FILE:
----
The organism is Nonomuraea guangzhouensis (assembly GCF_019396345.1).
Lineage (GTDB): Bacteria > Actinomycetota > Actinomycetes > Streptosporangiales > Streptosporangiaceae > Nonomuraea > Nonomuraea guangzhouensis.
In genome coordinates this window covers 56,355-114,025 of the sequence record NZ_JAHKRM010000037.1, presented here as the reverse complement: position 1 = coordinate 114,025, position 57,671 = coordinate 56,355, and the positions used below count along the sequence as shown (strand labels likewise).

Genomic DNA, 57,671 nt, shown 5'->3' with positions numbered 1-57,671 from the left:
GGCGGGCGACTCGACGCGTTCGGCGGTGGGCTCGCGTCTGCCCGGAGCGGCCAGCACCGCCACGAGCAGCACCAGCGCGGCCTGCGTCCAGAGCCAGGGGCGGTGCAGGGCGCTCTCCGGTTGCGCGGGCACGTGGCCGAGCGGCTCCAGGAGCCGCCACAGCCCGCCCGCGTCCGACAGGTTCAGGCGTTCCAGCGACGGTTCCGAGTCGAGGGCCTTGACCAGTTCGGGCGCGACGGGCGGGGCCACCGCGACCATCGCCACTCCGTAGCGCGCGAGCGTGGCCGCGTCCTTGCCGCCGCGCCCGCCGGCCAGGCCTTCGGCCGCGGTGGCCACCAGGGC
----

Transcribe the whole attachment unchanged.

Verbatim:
The organism is Nonomuraea guangzhouensis (assembly GCF_019396345.1).
Lineage (GTDB): Bacteria > Actinomycetota > Actinomycetes > Streptosporangiales > Streptosporangiaceae > Nonomuraea > Nonomuraea guangzhouensis.
In genome coordinates this window covers 56,355-114,025 of the sequence record NZ_JAHKRM010000037.1, presented here as the reverse complement: position 1 = coordinate 114,025, position 57,671 = coordinate 56,355, and the positions used below count along the sequence as shown (strand labels likewise).

Genomic DNA, 57,671 nt, shown 5'->3' with positions numbered 1-57,671 from the left:
GGCGGGCGACTCGACGCGTTCGGCGGTGGGCTCGCGTCTGCCCGGAGCGGCCAGCACCGCCACGAGCAGCACCAGCGCGGCCTGCGTCCAGAGCCAGGGGCGGTGCAGGGCGCTCTCCGGTTGCGCGGGCACGTGGCCGAGCGGCTCCAGGAGCCGCCACAGCCCGCCCGCGTCCGACAGGTTCAGGCGTTCCAGCGACGGTTCCGAGTCGAGGGCCTTGACCAGTTCGGGCGCGACGGGCGGGGCCACCGCGACCATCGCCACTCCGTAGCGCGCGAGCGTGGCCGCGTCCTTGCCGCCGCGCCCGCCGGCCAGGCCTTCGGCCGCGGTGGCCACCAGGGC